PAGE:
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So many scams, so little time

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The Acting Attorney General of the United States folks (and “acting” is the key term):

In the three years after he arrived in Washington in 2014, Matthew G. Whitaker received more than $1.2 million as the leader of a charity that reported having no other employees, some of the best pay of his career.

The Foundation for Accountability and Civic Trust described itself as a new watchdog nonprofit dedicated to exposing unethical conduct by public officials. For Whitaker, it became a lucrative steppingstone in a swift rise from a modest law practice in Iowa to the nation’s top law enforcement job. As FACT’s president, he regularly appeared on radio and television, often to skewer liberals.

But FACT’s origins and the source of funding used to pay Whitaker — now the acting attorney general — remain obscured. An examination of state and federal records, and interviews with those involved, show that the group is part of a national network of nonprofits that often work in concert to amplify conservative messages.

Contrary to its claims in news releases and a tax filing, the group was created under a different name two years before Whitaker’s arrival, according to incorporation and IRS records. At least two of the organizers were involved in another conservative charity using the same address.

In its application to the IRS for status as a tax-exempt organization, the organizers reported that the group would study the impact of environmental regulations on businesses, records show. In that incarnation, the group took no action and “only existed on paper,” one man named in IRS filings as a board member told The Washington Post. Another named in a state filing as a board member said he never agreed to be on the board.

This thing appears to be a straight-up grift. No wonder Trump loves this guy.

. . . Whitaker has altered his required financial disclosure forms five times since the midterms:

Acting Attorney General Matthew Whitaker has revised his ethics disclosure forms at least five times since President Donald Trump appointed him after former Attorney General Jeff Sessions’ forced resignation.

Financial disclosure forms published Tuesday evening show that Whitaker took in $900,000 in salary from a “charity” organization that took aim at Democrats on ethics grounds as well as $1,750 in legal fees from a dubious, since-shuttered marketing company accused of fraud.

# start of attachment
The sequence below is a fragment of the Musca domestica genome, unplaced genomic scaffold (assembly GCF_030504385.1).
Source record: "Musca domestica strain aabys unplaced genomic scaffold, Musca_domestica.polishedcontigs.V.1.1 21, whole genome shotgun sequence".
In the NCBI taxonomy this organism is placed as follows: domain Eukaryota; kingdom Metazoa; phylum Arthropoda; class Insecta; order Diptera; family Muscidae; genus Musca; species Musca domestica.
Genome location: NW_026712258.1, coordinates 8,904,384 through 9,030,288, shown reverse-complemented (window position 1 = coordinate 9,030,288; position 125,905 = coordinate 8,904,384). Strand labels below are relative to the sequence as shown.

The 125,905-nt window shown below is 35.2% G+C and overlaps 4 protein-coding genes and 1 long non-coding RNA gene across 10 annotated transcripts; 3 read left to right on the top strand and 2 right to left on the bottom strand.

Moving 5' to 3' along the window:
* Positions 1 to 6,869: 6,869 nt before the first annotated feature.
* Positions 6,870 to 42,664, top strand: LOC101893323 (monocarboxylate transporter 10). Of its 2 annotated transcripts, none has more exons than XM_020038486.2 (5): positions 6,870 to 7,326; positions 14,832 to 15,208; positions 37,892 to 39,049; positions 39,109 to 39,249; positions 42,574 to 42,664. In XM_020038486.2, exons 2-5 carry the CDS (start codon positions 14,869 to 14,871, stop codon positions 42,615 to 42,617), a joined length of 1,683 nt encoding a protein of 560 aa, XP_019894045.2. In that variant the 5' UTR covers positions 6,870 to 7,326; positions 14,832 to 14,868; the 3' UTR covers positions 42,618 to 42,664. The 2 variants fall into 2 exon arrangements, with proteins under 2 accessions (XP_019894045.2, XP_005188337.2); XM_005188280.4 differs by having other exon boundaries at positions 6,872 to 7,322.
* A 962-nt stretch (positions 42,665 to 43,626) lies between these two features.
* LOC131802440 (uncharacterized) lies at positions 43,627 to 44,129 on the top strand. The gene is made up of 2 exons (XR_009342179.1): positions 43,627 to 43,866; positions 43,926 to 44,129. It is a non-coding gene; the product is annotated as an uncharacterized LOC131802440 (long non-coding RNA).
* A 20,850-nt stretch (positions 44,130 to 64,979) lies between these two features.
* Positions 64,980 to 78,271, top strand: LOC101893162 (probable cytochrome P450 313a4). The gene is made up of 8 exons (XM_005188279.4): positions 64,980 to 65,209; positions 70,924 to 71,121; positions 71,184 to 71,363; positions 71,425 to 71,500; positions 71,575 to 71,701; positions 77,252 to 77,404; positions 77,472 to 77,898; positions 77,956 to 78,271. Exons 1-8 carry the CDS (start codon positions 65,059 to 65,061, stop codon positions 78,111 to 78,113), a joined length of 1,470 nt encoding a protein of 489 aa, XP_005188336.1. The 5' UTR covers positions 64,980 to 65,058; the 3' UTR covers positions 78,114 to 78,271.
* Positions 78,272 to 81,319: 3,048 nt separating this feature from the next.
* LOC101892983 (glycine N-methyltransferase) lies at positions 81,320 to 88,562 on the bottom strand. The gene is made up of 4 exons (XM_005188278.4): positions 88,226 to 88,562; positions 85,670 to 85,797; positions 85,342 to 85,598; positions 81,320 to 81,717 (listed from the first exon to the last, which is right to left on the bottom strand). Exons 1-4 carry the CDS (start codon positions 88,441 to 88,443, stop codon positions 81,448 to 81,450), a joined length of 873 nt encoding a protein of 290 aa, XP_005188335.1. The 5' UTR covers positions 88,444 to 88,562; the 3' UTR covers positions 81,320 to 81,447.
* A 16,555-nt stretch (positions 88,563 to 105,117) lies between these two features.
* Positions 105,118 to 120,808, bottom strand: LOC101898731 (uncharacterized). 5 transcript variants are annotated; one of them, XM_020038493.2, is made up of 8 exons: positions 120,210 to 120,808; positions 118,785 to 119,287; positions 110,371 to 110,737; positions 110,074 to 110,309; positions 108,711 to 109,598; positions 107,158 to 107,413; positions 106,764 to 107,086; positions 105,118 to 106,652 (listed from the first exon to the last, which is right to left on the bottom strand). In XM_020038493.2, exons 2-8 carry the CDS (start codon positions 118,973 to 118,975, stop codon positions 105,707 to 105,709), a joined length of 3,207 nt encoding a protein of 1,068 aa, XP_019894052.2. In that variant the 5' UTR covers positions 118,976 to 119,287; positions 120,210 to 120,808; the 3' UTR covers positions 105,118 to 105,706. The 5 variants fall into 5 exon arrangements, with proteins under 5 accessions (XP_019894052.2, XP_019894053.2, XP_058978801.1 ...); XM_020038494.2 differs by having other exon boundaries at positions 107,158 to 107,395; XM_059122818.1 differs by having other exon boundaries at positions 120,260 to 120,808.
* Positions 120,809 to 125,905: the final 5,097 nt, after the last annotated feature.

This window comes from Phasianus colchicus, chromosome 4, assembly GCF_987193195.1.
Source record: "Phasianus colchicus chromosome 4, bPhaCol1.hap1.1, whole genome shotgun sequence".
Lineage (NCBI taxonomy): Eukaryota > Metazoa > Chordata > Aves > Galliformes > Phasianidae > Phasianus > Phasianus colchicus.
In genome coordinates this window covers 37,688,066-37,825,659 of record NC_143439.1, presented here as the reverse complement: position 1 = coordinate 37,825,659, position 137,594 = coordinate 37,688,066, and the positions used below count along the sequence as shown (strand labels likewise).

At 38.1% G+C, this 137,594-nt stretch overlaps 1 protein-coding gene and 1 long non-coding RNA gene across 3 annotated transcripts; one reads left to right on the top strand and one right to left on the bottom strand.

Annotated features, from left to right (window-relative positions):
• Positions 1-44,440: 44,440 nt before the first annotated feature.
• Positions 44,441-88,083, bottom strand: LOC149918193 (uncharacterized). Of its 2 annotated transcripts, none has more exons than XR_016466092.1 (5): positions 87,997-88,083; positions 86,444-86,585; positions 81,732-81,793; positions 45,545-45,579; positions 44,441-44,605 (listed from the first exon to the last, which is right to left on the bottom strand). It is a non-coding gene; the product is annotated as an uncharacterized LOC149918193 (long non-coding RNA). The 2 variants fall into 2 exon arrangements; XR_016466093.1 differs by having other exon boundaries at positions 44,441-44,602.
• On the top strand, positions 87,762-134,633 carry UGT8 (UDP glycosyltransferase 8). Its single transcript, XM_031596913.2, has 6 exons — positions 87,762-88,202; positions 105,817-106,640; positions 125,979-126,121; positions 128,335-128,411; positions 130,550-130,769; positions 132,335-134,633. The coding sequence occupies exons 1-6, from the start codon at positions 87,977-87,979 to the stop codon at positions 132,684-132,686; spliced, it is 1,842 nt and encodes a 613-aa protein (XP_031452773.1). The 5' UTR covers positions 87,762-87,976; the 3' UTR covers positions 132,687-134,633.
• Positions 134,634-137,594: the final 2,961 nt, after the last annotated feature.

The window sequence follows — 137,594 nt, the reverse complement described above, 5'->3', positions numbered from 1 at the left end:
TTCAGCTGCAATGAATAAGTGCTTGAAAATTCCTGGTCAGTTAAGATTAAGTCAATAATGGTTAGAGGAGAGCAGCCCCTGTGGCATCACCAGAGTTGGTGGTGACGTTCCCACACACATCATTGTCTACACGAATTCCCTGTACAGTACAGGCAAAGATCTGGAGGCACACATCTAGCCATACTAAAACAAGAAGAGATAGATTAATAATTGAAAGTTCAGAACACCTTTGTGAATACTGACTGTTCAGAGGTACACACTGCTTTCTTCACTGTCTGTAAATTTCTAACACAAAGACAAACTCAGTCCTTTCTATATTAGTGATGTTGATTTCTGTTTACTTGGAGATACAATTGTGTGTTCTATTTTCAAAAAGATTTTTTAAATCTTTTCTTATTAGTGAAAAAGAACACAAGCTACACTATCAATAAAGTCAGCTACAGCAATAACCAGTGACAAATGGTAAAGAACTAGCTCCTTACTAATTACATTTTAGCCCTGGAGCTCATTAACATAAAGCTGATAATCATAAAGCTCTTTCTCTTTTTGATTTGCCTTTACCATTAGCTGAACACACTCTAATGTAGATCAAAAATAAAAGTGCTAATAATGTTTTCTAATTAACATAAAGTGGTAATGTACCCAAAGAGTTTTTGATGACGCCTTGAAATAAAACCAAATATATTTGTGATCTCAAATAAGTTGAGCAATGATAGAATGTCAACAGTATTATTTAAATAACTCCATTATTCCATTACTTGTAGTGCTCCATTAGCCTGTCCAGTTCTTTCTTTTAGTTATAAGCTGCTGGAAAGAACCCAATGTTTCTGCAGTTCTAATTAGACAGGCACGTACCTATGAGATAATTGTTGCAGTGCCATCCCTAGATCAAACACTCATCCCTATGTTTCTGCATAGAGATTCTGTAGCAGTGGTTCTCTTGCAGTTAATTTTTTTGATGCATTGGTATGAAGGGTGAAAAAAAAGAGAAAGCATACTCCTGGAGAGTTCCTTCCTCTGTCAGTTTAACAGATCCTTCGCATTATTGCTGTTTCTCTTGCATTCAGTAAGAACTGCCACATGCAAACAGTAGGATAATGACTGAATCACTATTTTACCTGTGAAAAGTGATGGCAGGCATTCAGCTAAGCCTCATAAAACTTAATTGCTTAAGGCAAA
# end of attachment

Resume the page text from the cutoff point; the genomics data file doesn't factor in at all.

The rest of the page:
Whitaker also took in more than $100,000 from his law firm as well as $15,000 from CNN, where he briefly served as a legal commentator who opposed special counsel Robert Mueller’s investigation.

It’s unclear what exact information Whitaker omitted when he first filed the form upon his appointment as Sessions’ chief of staff in late 2017. The most recent changes were made the day after the midterm elections as well as on Nov. 8, Nov. 16, Nov. 19 and Nov. 20.

Also too:

The group has engaged in one partisan pronouncement after another, mostly directed at Democrats. During the last presidential race, Whitaker argued in July 2016 newspaper opinion pieces that Clinton should be prosecuted for her handling of her private email server – a favorite talking point of Donald Trump. The opinion pieces identified Whitaker as FACT’s leader.

In September 2016, Whitaker argued that Clinton had acted shamelessly by appointing her charity’s donors to boards of the State Department when she was secretary of state.

“I don’t think anybody in the history of our country that served in the administration has been this bold in their private fundraising and their sort of giving favors,” he said in a radio interview posted on YouTube by his group.

Daniel Borochoff, president of CharityWatch, a Chicago-based group that monitors the nonprofit world, said that statement appears to violate the IRS ban on engagement for or against a particular political candidate. “It’s highly critical of a candidate, and he ought not to be doing that, because it’s a political partisan comment,” he said.

Accusation, confession etc.

Why were Koch et. al. paying the basically anonymous Whitaker more than a million bucks over three years to do some wingnut radio shows and “write” the occasional op-ed?

Also take a gander at the organization’s most recent tax filing, which shows hundreds of thousands of dollars being funneled to lawyers and PR firms.  Again for what exactly?

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